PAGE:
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City locks horns with techies, calls for ban on smart keys

It may soon be illegal for owners of residential buildings to install keyless or smart-key systems in their buildings.

On Monday, the City Council discussed a set of bills focused on tenant and consumer privacy, one of which aims to do away with electronic access systems, some of which use facial recognition or other biometric data.


Under legislation by Brooklyn’s Brad Lander, landlords would be required to provide tenants with traditional, metal keys to their building entrances and apartment doors. They wouldn’t be able to require that tenants use any kind of smartkey system to gain entry.

Lander said his bill, the Keep Entry to Your Home Surveillance Free (KEYS) Act, was drafted due to increasing concern in recent years about surveillance technology’s impact on privacy.

“No one should be required to have their movements tracked, just to enter their own home,” he said. “Landlords’ increasing use of smart keys, facial recognition, biometric scanning, and other technology poses a serious threat to the rights of tenants, one that falls disproportionately on lower-income communities of color who are already subject to greater surveillance in their daily lives. Requiring owners to give every tenant a traditional key, and prohibiting them from requiring the use of tracking technology, are important steps toward preventing landlords from surveilling and intimidating their tenants.”

Additionally, at properties where keyless systems have already been implemented, owners would still be required to provide metal keys so tenants don’t have to use the electronic system, according to a Lander staffer.

The bill was discussed at a hearing on Monday by the City Council’s consumer affairs, housing and technology committees, though it hasn’t yet been voted on.

Meanwhile, some tenants have already been fighting to block facial recognition systems on their own, like at the Atlantic Plaza Towers complex in Brooklyn, which is owned by Nelson Management.

The bill follows a federal effort to block recognition technology access systems in public housing. Brooklyn Congress Member Yvette Clarke said she introduced the bill because of “policing and profiling” by landlords.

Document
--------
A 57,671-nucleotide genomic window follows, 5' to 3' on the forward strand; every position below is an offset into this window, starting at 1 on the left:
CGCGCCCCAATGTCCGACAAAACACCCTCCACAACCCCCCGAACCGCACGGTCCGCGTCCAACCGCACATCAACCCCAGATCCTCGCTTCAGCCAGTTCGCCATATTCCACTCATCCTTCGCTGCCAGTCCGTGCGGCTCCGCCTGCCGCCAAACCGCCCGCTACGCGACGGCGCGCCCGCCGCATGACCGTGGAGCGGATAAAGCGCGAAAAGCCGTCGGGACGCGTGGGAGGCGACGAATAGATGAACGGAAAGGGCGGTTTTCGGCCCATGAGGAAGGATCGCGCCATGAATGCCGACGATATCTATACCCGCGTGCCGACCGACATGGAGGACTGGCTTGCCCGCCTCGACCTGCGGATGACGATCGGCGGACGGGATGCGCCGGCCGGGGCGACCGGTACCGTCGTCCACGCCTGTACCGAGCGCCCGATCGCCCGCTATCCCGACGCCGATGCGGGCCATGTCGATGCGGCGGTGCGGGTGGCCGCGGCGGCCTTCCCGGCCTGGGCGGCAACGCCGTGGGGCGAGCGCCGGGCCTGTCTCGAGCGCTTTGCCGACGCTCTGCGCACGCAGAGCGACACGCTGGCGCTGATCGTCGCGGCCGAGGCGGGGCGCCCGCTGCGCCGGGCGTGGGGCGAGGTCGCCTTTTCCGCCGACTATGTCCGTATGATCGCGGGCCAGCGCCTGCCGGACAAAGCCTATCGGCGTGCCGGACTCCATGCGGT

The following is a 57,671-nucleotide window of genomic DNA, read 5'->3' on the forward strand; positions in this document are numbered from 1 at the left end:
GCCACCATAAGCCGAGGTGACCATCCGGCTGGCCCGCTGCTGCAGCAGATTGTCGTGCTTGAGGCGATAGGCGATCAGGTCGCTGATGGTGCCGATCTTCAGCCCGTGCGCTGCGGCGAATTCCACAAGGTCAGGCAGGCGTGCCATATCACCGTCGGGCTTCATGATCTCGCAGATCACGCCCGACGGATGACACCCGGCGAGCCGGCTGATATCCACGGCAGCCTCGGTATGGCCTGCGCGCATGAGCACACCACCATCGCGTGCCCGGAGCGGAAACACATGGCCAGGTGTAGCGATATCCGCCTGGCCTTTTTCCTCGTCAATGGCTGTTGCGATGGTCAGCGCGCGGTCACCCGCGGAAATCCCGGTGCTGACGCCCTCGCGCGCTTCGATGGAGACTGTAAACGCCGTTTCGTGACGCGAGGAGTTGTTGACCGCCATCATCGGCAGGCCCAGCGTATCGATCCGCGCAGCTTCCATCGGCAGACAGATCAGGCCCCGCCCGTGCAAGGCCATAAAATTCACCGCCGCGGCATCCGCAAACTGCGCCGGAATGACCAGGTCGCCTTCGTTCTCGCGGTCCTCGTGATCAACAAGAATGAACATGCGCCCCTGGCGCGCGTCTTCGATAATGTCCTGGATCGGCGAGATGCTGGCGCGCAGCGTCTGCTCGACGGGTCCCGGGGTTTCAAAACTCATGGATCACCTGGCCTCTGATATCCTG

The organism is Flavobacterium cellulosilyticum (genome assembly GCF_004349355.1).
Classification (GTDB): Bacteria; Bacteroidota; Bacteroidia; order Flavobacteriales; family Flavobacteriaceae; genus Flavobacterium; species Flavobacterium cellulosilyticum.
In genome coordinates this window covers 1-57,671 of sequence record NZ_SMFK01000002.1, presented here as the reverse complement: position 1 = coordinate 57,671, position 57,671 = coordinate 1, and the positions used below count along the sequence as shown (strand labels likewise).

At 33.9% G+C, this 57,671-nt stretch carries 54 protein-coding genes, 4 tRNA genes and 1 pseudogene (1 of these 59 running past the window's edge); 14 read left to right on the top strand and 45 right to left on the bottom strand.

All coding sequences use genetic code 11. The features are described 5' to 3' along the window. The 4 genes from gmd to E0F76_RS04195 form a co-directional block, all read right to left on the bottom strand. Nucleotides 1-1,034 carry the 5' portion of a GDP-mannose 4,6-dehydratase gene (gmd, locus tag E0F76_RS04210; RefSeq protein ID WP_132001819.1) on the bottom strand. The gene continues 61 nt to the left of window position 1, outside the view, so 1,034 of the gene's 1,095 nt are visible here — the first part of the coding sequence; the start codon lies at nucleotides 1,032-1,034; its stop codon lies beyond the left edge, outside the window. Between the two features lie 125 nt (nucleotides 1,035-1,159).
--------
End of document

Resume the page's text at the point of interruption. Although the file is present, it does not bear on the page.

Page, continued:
Legislation has also been introduced in Albany by State Senator Brad Hoylman and Assembly Members Linda Rosenthal and Latrice Walker. That bill would ban facial recognition technology in residential buildings.

The bill’s language notes that such technology has been found in studies to be less accurate in faces of people of color than when analyzing white faces.

Hoylman said the bill was first introduced this year, and while it wasn’t passed among the sweeping changes to the rent laws in June, is expected to be reintroduced in 2020. Assembly Member Harvey Epstein, who represents many of the same constituents as Hoylman in Manhattan, said he’s been hearing concerns about electronic entry systems for years, since getting elected and even before that when he was an attorney with the Urban Justice Center. 

“It’s about privacy that (the landlord) is seeing when you’re coming and going,” he said.

According to Lander, some tenants object to smartkeys out of concerns they’re being used for marketing purposes. Owners could also potentially see pushback from Orthodox or otherwise observant Jews. While religious interpretations vary, many observant Jews don’t use electricity on the Sabbath unless the device has been set up ahead of time.


But real estate industry attorney Sherwin Belkin defended the use of such technology and said landlords could find a way to respect tenants’ religious beliefs while using it.

“The world is moving towards technological advances on all fronts. New York should be at the forefront, not lagging behind,” Belkin said. “The issue regarding observant Jews is a real one. But just as there has been an ability to address the bar to carrying keys on Sabbath, I am confident that the technology can address this in a manner that fully respects religious observance.”

The City Council is also mulling a bill that wouldn’t prohibit, but would regulate the use of keyless systems.

Queens Council Member Donovan Richards’ legislation would require property owners to register with the city if they use biometric recognition technology. The bill would also require the city’s Department of Information and Technology to establish a publicly available database for tenants to peruse that shows which properties use this technology.

A similar bill for businesses is also being considered. The legislation, sponsored by Rafael Espinal, the council’s consumer affairs and business licensing committee chair, and Ritchie Torres, would require businesses to notify customers if they’re collecting biometric data, and if so, how long that information is kept and whether it is shared with third parties.
A City Council staffer said the bills are still in early stages and sponsors are beginning to hear from advocates and others who could be impacted.

Though not a sponsor of the Lander bill, Manhattan Council Member Keith Powers said he is reviewing it and is supportive of its intent.

“I recognize the need to modernize buildings, but there is a need to ensure technology, like keycards, are not used against tenants,” said Powers. “My neighbors in Stuyvesant Town and Peter Cooper Village have lived through the negative uses of tracking technology. Unfortunately, instead of being an easier method to enter a building, keycard records have been used in efforts to evict tenants. We need to be protecting rent-stabilized tenants, not creating situations that could threaten their homes.”

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